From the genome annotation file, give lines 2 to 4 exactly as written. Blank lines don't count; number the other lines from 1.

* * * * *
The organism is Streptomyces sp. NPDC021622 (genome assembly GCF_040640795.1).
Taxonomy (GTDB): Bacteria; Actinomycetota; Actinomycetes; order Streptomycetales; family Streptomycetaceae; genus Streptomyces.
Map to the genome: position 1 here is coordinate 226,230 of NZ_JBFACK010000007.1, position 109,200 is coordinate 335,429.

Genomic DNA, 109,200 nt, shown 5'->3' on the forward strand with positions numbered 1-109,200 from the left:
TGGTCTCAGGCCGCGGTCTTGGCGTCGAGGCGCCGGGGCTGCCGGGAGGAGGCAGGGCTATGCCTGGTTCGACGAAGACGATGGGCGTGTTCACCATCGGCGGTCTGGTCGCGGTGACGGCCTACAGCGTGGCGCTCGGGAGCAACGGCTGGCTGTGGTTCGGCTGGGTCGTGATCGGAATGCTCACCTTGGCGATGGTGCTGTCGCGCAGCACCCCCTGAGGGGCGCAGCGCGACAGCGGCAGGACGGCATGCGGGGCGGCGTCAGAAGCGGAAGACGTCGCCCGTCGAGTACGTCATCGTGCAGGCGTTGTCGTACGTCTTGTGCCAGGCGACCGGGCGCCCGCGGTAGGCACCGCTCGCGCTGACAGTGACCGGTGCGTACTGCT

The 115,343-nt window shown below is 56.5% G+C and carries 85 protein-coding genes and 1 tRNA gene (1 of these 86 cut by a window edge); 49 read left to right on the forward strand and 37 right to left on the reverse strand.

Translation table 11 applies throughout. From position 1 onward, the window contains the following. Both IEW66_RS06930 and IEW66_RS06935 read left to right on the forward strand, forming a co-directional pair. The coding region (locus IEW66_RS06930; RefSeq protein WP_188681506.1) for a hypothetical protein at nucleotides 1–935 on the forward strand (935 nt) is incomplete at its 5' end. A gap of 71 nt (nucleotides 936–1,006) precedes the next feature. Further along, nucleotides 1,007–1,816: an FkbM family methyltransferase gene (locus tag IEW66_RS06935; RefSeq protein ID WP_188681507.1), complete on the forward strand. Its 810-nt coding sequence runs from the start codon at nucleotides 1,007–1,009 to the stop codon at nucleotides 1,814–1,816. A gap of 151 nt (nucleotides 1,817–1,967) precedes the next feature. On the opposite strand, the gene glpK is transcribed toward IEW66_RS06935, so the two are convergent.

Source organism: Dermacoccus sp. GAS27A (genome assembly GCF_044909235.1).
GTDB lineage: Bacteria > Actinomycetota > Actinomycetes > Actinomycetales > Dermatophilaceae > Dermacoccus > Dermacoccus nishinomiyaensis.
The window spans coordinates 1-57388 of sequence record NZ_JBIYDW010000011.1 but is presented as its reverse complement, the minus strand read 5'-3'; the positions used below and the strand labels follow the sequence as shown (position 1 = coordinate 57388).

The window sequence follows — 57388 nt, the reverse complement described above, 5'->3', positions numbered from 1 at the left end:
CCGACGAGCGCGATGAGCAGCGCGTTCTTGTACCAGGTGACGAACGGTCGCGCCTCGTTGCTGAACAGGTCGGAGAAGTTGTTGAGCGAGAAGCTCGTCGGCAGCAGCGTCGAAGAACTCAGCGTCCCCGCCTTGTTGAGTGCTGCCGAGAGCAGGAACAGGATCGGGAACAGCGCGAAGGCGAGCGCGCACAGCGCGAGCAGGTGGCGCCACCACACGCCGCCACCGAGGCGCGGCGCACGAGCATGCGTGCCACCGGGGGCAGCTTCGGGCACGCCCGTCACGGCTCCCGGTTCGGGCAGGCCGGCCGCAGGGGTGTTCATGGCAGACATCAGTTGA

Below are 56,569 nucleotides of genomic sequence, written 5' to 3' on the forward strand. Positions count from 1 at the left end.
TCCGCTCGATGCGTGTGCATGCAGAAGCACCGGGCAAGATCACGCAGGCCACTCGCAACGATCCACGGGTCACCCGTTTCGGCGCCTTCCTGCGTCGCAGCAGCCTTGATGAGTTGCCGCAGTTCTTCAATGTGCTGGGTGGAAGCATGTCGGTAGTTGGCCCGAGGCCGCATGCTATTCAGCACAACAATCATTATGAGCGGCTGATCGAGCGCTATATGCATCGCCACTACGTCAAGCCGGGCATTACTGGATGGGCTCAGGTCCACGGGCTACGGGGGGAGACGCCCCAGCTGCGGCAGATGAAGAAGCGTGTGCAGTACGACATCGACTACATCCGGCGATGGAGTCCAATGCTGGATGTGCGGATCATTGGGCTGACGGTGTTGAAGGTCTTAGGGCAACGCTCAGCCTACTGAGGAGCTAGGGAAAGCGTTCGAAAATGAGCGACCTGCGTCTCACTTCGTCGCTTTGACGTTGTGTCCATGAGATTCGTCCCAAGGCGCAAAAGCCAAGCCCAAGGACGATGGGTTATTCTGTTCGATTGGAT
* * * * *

Taxonomy (GTDB): Bacteria; Actinomycetota; Actinomycetes; order Streptomycetales; family Streptomycetaceae; genus Streptomyces.
Map to the genome: position 1 here is coordinate 226,230 of NZ_JBFACK010000007.1, position 109,200 is coordinate 335,429.

Genomic DNA, 109,200 nt, shown 5'->3' on the forward strand with positions numbered 1-109,200 from the left: